No one in Rockville wants to contemplate being in a position where adequately caring for oneself becomes an impossibility. Yet countless clients come to members of our team here at Steven J. Gaba concerned that their loved ones lack the capacity to do just that. If you share the same fear, then you are likely in a tough spot. Your concerns over your family member or friend's safety may be in conflict with the thought of having a guardian assigned to him or her. That fear likely comes from the assumption that such a guardian is likely to be a stranger.
That does not have to be the case. In fact, the state has created a defined list of priorities when it comes to selecting a guardian for an adult ward. According to the General Assembly of Maryland, these are:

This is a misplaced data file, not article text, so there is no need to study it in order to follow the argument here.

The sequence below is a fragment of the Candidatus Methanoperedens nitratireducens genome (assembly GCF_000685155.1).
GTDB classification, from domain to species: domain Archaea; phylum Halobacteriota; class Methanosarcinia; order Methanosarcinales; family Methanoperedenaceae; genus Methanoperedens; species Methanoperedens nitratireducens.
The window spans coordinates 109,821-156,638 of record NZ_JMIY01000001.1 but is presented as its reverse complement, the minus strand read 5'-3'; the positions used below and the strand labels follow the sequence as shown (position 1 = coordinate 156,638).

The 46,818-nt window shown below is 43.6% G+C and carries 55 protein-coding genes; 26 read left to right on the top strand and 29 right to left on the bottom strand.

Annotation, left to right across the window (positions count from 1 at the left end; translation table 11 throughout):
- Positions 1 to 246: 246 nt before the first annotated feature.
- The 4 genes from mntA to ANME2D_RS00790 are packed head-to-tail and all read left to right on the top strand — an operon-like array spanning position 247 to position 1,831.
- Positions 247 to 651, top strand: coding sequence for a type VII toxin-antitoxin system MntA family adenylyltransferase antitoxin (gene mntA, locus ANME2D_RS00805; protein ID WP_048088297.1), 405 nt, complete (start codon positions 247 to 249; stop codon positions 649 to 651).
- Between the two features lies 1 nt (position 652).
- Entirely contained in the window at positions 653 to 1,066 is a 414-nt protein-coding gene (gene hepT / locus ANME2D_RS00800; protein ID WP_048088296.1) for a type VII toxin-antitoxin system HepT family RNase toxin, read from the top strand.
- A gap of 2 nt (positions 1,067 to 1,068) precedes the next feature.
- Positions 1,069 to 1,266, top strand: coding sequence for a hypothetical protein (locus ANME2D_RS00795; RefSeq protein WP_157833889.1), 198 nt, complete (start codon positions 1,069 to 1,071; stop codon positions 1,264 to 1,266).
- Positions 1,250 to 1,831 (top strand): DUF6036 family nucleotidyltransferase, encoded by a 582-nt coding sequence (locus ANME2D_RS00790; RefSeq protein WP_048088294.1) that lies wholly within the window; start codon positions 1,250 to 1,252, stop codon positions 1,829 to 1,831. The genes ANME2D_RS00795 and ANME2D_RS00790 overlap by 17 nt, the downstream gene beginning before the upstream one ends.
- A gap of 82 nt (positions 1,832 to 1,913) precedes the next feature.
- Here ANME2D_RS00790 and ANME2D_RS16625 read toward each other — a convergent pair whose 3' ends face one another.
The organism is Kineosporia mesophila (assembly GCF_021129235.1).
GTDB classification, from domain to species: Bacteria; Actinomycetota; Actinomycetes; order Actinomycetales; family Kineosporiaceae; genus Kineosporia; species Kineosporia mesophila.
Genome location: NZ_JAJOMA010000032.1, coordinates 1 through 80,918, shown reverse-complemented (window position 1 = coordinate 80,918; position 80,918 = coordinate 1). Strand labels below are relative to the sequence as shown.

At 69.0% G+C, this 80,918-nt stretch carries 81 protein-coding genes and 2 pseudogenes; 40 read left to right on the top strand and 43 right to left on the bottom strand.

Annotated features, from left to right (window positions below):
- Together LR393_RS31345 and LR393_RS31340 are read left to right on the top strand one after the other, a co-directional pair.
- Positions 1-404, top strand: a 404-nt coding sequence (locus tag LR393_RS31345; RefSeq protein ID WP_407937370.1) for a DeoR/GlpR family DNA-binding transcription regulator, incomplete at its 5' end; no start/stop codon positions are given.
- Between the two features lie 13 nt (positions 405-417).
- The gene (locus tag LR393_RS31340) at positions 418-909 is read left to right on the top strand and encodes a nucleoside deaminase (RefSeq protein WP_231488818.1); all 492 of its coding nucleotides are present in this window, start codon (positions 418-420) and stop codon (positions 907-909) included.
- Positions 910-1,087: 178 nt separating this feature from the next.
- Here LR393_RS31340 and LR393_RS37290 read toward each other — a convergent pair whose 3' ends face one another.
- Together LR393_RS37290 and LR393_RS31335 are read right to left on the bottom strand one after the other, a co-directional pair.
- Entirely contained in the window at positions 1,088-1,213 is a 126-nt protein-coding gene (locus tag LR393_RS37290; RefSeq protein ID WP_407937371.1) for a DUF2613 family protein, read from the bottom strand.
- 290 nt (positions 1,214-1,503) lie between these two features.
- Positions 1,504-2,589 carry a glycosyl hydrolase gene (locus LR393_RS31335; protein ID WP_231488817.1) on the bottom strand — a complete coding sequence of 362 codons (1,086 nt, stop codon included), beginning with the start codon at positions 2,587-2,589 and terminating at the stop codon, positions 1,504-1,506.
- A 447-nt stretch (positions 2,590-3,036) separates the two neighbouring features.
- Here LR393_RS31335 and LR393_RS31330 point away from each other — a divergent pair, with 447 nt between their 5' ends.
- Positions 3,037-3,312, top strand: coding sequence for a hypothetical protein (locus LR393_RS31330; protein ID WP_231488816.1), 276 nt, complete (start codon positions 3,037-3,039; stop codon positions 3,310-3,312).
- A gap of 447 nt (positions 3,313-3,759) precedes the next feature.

- Any person, committee or organization nominated by your loved one him or herself (provided that he or she had the capacity to understand such a decision at the time it was made)
- Any health care agent chosen by your loved one
- His or her spouse
- His or her parents
- Any person designated to be your loved one's guardian in his or her will
- His or her children
If you share any of the aforementioned relationships with your loved one, yet you feel incapable of filling such a role, you can decline the nomination and name another to serve in your stead. Ultimately, a public guardian would only be appointed if your loved one had no living parents or issue, no heirs, and no one currently serving as his or her caretaker.
You can learn more about the process of appointing a guardian by continuing to browse through our site.